Expat Indian CEOs charm with new moves
Indian-born CEOs in the West have come a long way from the 1980s, when they were seen as geeks and nerds barely capable of making it to the top job. HT reports.business Updated: May 25, 2013 03:14 IST
Indian-born CEOs in the West have come a long way from the 1980s, when they were seen as geeks and nerds barely capable of making it to the top job. They are playing new games with confidence and charm, as three developments revealed this month.
Delhi-bred Anshu Jain, co-chief executive of Deutsche Bank, surprised shareholders on Thursday. No, not with profit numbers, but with a halting speech in German. For the cricket-loving Shri Ram College of Commerce graduate Jain, who had preferred to live in London over Frankfurt despite his rise in the institution, it was a cognitive leap of sorts.
Shareholders broke into an applause barely two minutes into his speech that charmed those for whom his language had been a big issue in leading a true-blue German brand.
“It wasn’t what he said that pleased the audience so much as the language he used,” said The New York Times in a blog.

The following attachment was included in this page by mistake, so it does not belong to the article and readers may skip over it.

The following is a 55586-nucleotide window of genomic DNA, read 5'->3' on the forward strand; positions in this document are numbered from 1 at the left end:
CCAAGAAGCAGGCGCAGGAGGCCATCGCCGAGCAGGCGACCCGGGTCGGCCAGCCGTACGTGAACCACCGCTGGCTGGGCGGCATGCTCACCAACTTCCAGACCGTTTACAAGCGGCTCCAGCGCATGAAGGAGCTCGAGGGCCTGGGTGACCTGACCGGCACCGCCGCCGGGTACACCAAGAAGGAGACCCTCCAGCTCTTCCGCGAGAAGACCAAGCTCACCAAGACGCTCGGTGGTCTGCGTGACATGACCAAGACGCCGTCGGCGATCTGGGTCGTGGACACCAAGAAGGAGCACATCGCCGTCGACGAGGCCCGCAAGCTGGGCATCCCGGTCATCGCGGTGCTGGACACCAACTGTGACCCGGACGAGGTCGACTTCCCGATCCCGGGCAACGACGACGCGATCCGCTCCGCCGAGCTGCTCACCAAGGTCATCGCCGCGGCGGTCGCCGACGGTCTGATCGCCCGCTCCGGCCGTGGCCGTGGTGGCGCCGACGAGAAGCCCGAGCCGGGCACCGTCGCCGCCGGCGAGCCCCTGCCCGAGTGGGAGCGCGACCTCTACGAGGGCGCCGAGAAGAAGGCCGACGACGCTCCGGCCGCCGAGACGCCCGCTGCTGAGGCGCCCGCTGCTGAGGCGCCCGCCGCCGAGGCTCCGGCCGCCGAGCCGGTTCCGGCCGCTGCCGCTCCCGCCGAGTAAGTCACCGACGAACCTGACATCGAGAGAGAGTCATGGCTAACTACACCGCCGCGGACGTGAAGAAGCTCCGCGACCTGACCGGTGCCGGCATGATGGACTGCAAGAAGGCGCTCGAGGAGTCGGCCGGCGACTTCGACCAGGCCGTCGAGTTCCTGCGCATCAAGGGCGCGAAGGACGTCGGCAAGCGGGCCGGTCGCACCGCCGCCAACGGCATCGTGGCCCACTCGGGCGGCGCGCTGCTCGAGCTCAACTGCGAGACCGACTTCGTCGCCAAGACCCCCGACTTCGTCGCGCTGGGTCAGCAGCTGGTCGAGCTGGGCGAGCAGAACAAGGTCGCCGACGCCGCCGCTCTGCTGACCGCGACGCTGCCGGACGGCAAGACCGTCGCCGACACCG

Earlier in May, software tycoon Vivek Ranadive became the first person of Indian descent to become the owner of a major US basketball team. The wiry, Mumbai-born Ranadive educated at the prestigious Massachusetts Institute of Technology is moving to control the ailing Sacramento Kings.
“It’s going to be exciting,” he said after sealing a pact to buy 65% of the Kings from the Maloof family for a valuation of $535 million. This is a record for the National Basketball Association (NBA) league. Now he wants to turn the Kings into a global brand - although it is facing coach and office problems.
“Ranadive said he would move ‘quickly’ for a resolution to run the front office and the coaching situation,” the Sacramento Bee reported. Ranadive also runs a private social network for global leaders, Topcom.
Earlier this week, IIT-Kanpur graduate Shashi Seth, who grew up in Pune, landed a prestigious assignment when he was named to head Tribune Digital Ventures as an independent unit based in the Silcon Valley. That’s news because this is from the publishers of the Chicago Tribune and Lost Angeles Times.
Seth’s geographical location was a dash of ‘cool’ to make the staid old newspapers adapt to the Digital Age. His job would be develop new products around the content of the newspaper group.
Seth was earlier senior vice-president at Yahoo doing research on media content and search and before that a senior vice-president at AOL Time Warner. This was after being a ‘head of monetisation’ at Google when it acquired YouTube.